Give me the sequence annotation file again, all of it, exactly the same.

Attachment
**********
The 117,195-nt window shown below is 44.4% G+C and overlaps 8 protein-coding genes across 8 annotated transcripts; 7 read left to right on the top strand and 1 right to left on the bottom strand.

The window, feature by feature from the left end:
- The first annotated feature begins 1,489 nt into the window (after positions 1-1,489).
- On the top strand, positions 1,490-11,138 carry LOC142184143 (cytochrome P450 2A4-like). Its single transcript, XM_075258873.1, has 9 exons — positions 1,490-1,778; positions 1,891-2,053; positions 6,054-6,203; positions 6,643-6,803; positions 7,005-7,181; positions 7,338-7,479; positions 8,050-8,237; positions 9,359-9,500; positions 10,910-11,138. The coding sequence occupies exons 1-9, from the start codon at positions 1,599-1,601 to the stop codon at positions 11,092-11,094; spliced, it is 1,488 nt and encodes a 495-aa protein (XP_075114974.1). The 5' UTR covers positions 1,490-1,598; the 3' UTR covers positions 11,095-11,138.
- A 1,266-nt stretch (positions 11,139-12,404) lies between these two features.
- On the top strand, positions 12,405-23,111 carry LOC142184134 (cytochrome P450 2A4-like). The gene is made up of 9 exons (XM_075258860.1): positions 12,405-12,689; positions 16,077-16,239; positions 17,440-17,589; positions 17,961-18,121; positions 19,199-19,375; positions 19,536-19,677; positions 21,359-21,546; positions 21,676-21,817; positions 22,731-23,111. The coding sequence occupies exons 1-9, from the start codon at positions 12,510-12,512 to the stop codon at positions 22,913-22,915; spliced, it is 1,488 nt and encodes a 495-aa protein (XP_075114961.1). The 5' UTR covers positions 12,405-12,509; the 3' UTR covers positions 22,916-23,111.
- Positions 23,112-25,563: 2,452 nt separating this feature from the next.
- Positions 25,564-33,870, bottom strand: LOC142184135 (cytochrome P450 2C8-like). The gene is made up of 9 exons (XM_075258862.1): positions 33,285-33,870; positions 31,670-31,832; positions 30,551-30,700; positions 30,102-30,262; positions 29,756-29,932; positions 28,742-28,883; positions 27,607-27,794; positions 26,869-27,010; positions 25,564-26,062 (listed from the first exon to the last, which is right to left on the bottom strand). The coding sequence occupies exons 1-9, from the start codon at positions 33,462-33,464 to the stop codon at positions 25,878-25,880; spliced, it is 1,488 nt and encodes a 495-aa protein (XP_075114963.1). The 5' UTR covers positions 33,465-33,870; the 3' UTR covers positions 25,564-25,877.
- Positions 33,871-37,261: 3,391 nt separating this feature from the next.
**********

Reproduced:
The 117,195-nt window shown below is 44.4% G+C and overlaps 8 protein-coding genes across 8 annotated transcripts; 7 read left to right on the top strand and 1 right to left on the bottom strand.

The window, feature by feature from the left end:
- The first annotated feature begins 1,489 nt into the window (after positions 1-1,489).
- On the top strand, positions 1,490-11,138 carry LOC142184143 (cytochrome P450 2A4-like). Its single transcript, XM_075258873.1, has 9 exons — positions 1,490-1,778; positions 1,891-2,053; positions 6,054-6,203; positions 6,643-6,803; positions 7,005-7,181; positions 7,338-7,479; positions 8,050-8,237; positions 9,359-9,500; positions 10,910-11,138. The coding sequence occupies exons 1-9, from the start codon at positions 1,599-1,601 to the stop codon at positions 11,092-11,094; spliced, it is 1,488 nt and encodes a 495-aa protein (XP_075114974.1). The 5' UTR covers positions 1,490-1,598; the 3' UTR covers positions 11,095-11,138.
- A 1,266-nt stretch (positions 11,139-12,404) lies between these two features.
- On the top strand, positions 12,405-23,111 carry LOC142184134 (cytochrome P450 2A4-like). The gene is made up of 9 exons (XM_075258860.1): positions 12,405-12,689; positions 16,077-16,239; positions 17,440-17,589; positions 17,961-18,121; positions 19,199-19,375; positions 19,536-19,677; positions 21,359-21,546; positions 21,676-21,817; positions 22,731-23,111. The coding sequence occupies exons 1-9, from the start codon at positions 12,510-12,512 to the stop codon at positions 22,913-22,915; spliced, it is 1,488 nt and encodes a 495-aa protein (XP_075114961.1). The 5' UTR covers positions 12,405-12,509; the 3' UTR covers positions 22,916-23,111.
- Positions 23,112-25,563: 2,452 nt separating this feature from the next.
- Positions 25,564-33,870, bottom strand: LOC142184135 (cytochrome P450 2C8-like). The gene is made up of 9 exons (XM_075258862.1): positions 33,285-33,870; positions 31,670-31,832; positions 30,551-30,700; positions 30,102-30,262; positions 29,756-29,932; positions 28,742-28,883; positions 27,607-27,794; positions 26,869-27,010; positions 25,564-26,062 (listed from the first exon to the last, which is right to left on the bottom strand). The coding sequence occupies exons 1-9, from the start codon at positions 33,462-33,464 to the stop codon at positions 25,878-25,880; spliced, it is 1,488 nt and encodes a 495-aa protein (XP_075114963.1). The 5' UTR covers positions 33,465-33,870; the 3' UTR covers positions 25,564-25,877.
- Positions 33,871-37,261: 3,391 nt separating this feature from the next.